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HIV Drug ResistanceHIV Drug Resistance
           
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'accidental' treatment break
Oct 9, 2006

Hi I enjoy travelling extensively, but with increased airport security I am a little concerned about carrying meds in hand luggage, and figure that they are less likely to be 'discovered' or seen (by customs and some people who I travel with who don't know) in the main luggage that is checked in. However, there is always the chance that checked in luggage could get lost or delayed (though this has never happened to me in 15 yrs of travel) and therefore losing meds for duration of vacation. So my question; my VL is <50 copies and CD4 is in the region of 700's. If in the event of my suitcase getting lost or delayed and therefore being without meds for a few days or a week or two, am I putting myself at any significant risk? regards Mike

Response from Dr. Sherer

Checked luggage is at risk of being lost or delayed, so it makes the most sense to keep your medications with you in your hand luggage. Unless you are taking liquids, there should not be an issue with your pills, though you are correct that they may be examined, and thus your confidentiality may be compromised. And even if you are taking liguid formulations, the recent revised standards allows for small amounts of liquids.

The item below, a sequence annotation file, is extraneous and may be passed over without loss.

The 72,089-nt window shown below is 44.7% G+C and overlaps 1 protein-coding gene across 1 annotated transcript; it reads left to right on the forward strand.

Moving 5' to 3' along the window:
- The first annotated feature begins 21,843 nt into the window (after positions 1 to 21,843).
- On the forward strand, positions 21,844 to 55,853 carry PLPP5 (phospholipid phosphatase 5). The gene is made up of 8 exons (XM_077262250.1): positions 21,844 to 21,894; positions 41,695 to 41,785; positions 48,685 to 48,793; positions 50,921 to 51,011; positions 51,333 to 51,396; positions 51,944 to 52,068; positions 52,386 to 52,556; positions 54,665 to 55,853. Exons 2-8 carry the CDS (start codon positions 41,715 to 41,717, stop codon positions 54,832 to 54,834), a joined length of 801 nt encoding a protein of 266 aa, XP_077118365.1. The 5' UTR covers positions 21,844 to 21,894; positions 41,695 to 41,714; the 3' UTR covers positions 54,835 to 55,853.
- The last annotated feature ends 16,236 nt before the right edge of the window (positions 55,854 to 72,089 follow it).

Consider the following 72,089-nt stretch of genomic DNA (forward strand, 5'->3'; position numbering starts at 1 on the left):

Yes, you are at a small risk of developing resistance any time your medications are interrupted. The degree of risk varies to some extent with your regimen, in that interruptions more likely lead to resistance with the NNRTIs, eg with sustiva and viramune, that with the boosted protease inhibitors. The risk is small in any case, and smaller still if the medications are stopped as recommended by the HHS guidelines, i.e. the NRTIs are continued for a week after the NNRTI is stopped, or a boosted PI is substituted for the NNRTI for one week, but these strategies may not be avaialble to you if you have no medications at all.

I suggest that you talk to your doctor about all of these considerations. My own advice is that you should not abandon your travel plans due to this concern, and that most of the time, you and your meds arrive safely if they travel with you in your carry on luggage. The small loss of confidentiality to an airport security person who has no interest in your medical status seems of little consequence.


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